How much does it cost to boil a kettle for a cup of tea? And how can you save?

We've calculated how much your morning cuppa is costing you, plus which types of kettles could save you money

Kettle and toaster with mugs
(Image credit: Future PLC / David Brittain)
Recent updates

This article has been updated to show the new cost to run based on the January Energy Price Cap. It has also been fact-checked and any out-of-date information removed. 

Most of us simply couldn't survive without our kettle, but how much it costs to boil a kettle might come as a surprise. Whether it's to make our fifth cup of tea of the day (no shame), or to boil the water so we can cook spaghetti for dinner, we rely on our kettles to get by. But from overfilling kettles to unnecessary boiling kettles repeatedly they can quickly become one of the most energy-guzzling kitchen appliances in the home.

In January the energy price cap will be going up by £94, according to Ofgem, taking the price cap from £1,834 to £1,928 per year. This means that finances will continue to be tight, so understanding the cost to boil even the best kettles is more important than ever, to make some incredibly easy savings. Working out how much it costs to boil a kettle depends on a number of factors, including how much water you’re boiling and how powerful your kettle is.

But knowing exactly how much each cuppa is costing will help you decide whether or not you want to cut it down. Anything that helps save energy at home, even by a little bit, is worth it! 

We've spoken to the experts and done some calculations to work out exactly how much energy a kettle uses, and how much a kettle costs to boil. 

Navy blue kitchen with kettle and toaster

(Image credit: Future PLC / David Giles)

How much does it cost to boil a kettle?

'To work out how much it costs to boil a kettle, you’ll need to know how much you pay for one unit of energy (1kW), how many kilowatts your kettle is and how long it takes to boil the desired number of cups,' explains David Johnson, Techinal and Category Manager, The Underfloor Heating Store.

From January 2024 the cost of electricity has been capped by Ofgems energy price cap at 29p/kWh for electricity, which basically means that the maximum cost your energy provider can charge you to use an electrical appliance over the course of an hour is 29p. For this purpose, we have used 29p to illustrate the cost of how much it currently costs to boil a kettle.

Kettles show how much power their element uses in either watts (e.g. 3,000W) or kilowatts (e.g. 3kW) per hour. However, as you won’t be boiling a kettle for a solid hour, it’s better to work out how much energy a kettle uses based on a smaller amount of time.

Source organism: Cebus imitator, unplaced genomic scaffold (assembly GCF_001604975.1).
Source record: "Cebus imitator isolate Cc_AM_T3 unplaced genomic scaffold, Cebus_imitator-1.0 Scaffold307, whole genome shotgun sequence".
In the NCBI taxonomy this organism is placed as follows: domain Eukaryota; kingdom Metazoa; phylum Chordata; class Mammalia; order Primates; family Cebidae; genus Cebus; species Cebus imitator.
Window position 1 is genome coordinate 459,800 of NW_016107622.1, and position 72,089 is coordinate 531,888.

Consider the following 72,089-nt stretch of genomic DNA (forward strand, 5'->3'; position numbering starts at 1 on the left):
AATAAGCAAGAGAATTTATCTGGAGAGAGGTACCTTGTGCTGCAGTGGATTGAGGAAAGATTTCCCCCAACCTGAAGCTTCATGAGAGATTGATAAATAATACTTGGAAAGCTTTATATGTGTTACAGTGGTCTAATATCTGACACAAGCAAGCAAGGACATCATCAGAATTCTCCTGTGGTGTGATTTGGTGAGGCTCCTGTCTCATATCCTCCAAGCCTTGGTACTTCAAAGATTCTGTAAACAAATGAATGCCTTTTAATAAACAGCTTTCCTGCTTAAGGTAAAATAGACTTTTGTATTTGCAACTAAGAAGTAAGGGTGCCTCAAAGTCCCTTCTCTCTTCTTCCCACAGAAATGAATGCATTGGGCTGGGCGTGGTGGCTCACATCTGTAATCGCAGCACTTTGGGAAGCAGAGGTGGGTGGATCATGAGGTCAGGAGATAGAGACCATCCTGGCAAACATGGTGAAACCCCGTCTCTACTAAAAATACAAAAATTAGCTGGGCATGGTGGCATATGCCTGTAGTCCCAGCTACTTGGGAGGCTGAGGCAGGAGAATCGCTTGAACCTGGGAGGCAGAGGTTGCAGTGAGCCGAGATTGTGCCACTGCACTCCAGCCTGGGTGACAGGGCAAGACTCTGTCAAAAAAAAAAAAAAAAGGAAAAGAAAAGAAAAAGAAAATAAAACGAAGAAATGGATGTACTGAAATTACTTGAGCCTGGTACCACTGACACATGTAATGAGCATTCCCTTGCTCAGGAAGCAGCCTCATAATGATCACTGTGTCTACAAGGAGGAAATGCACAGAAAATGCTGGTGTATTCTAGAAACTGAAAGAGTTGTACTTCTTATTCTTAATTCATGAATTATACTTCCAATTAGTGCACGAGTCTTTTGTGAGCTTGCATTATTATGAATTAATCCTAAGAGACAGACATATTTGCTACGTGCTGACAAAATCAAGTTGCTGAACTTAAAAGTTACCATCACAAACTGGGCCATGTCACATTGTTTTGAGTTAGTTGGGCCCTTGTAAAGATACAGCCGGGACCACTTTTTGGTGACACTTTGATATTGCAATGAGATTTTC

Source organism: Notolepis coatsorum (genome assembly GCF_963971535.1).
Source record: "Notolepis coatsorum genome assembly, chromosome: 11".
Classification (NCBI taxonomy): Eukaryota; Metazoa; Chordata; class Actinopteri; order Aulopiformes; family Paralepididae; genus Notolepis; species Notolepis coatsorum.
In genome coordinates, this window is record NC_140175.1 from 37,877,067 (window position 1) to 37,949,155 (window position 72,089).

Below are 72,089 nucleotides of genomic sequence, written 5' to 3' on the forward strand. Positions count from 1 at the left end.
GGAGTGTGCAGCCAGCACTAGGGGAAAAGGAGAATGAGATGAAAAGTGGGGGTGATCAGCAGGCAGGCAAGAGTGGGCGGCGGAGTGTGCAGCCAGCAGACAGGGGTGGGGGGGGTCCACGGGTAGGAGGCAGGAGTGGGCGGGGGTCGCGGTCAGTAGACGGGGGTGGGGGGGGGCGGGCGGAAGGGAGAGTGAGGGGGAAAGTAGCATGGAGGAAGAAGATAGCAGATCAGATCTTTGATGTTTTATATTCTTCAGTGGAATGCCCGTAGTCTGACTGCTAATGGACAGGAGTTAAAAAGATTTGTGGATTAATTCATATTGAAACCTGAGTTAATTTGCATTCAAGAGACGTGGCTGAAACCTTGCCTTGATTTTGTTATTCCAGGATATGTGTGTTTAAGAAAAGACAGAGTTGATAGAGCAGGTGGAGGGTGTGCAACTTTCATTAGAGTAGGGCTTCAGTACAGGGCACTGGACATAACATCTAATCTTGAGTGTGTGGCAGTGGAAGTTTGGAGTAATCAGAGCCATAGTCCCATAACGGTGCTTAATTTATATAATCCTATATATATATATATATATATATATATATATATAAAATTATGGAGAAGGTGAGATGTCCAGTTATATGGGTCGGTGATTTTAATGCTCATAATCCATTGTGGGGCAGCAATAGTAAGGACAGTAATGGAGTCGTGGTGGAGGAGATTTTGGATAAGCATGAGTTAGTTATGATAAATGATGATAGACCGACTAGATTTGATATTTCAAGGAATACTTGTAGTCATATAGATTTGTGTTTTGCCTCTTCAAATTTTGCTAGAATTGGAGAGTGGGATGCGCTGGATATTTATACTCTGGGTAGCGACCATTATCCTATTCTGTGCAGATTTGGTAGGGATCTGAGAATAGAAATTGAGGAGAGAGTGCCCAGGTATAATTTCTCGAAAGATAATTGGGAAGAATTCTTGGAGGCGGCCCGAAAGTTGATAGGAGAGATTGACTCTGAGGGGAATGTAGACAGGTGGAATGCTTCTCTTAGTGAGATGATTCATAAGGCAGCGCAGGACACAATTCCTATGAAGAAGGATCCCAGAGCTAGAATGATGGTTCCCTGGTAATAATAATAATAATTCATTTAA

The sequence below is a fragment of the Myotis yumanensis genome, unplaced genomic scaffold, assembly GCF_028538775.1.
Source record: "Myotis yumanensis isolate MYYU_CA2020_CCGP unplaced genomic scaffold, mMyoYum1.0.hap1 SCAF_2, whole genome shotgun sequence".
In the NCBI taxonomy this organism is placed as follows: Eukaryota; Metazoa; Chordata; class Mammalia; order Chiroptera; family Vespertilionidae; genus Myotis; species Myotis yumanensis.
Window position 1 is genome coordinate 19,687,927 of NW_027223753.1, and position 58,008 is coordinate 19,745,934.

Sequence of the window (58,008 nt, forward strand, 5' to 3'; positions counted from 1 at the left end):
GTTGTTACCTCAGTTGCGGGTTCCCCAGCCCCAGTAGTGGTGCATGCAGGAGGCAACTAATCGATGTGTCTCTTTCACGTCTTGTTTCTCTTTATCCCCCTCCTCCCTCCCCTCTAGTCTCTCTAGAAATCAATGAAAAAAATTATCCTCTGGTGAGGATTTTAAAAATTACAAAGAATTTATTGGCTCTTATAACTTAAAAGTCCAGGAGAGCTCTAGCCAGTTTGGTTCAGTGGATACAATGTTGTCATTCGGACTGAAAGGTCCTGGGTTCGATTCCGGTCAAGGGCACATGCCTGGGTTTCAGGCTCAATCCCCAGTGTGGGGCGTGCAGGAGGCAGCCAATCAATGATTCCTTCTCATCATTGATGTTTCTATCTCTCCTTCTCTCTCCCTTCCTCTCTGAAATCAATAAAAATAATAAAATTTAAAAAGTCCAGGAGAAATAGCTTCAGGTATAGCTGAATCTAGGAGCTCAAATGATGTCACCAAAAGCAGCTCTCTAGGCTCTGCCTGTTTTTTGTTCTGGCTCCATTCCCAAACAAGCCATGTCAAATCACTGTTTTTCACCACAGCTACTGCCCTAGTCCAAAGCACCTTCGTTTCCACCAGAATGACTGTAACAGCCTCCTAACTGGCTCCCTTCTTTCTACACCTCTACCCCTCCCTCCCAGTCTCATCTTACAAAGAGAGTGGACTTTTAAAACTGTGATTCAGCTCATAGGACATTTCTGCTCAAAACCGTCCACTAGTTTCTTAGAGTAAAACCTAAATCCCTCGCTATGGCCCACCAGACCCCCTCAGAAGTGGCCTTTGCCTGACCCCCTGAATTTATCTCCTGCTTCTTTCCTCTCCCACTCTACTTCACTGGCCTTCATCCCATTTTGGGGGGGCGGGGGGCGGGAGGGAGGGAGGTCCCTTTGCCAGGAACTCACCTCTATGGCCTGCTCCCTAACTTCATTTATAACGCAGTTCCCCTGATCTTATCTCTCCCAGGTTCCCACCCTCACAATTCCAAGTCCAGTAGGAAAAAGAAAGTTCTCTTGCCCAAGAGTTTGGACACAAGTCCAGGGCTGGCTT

• The majority of kettles have a 3kW element. An example 3kW kettle boils one cup of water (235ml) in approx 45 seconds. This means it uses 1p to boil a cup of water in a kettle. The same kettle can boil 1.7 litres of water in about 4 minutes, meaning that it costs 5p to boil a full kettle each time.
  • Some kettles have a 2.2kW element. This means that they’ll use less power, but also take longer to boil. An example 2.2kW kettle can boil a litre of water in 3 minutes 10 seconds, meaning that although its cost per minute is less than 1p (about 0.9 to be exact), boiling a litre will cost 3p.

To work out the cost of boiling your own kettle, you'll firstly need to find out how much you pay for one unit of energy (1kW), which should be listed on your energy bill. Check the power rating of your kettle, then time how long it takes for your kettle to boil one cup of water (you can pour water from your chosen mug into the kettle if you want to be super precise). 

By multiplying the kW of your kettle by the price you pay for energy, you'll get the figure of how much it costs to boil your kettle for an hour. Divide this by 60 to get a rough number of how much it would cost per minute. 

Heating larger amounts of water for cooking starts to become more expensive. Fill the example 3kW kettle up to its maximum of 1.7 litres each time and the boiling time for a full kettle rises to 4 minutes, and a cost of 5p every boil. That means if you often boil a full kettle for just one cup you're wasting about 4p every time.

kitchen with kettle white flower vase and sink

(Image credit: Future PLC /Spike Powell)

Are some kettles cheaper to boil than others?

While most kettles use a similar amount of energy to boil the same amount of water, with how much does it cost to boil a kettle, some are cheaper because they're more energy efficient. Some may not switch off immediately after reaching boiling point, while others have poor insulation that mean they lose heat externally, taking longer to reach boiling point.

The difference can be substantial over time. For example, one 3kW kettle can boil a litre in just over 2 minutes, while another may take as long as 2 minutes 30 seconds. This can mean a cost difference every time you boil a litre of water, so make sure you're using the best electric kettle for you.

‘We use our kettles more frequently than most other kitchen appliances,' says Ben Gallizzi, Energy Expert, Money. ‘In fact, the average UK household boils the kettle 1,500 times a year. If you’re in the market for a new kettle, look for rapid-boil models in the 2.5 - 3kWh range that can boil a single cup of water in under a minute as well as those with insulated casings that keep the water warmer for longer after boiling.’

kitchen with wooden chair and sink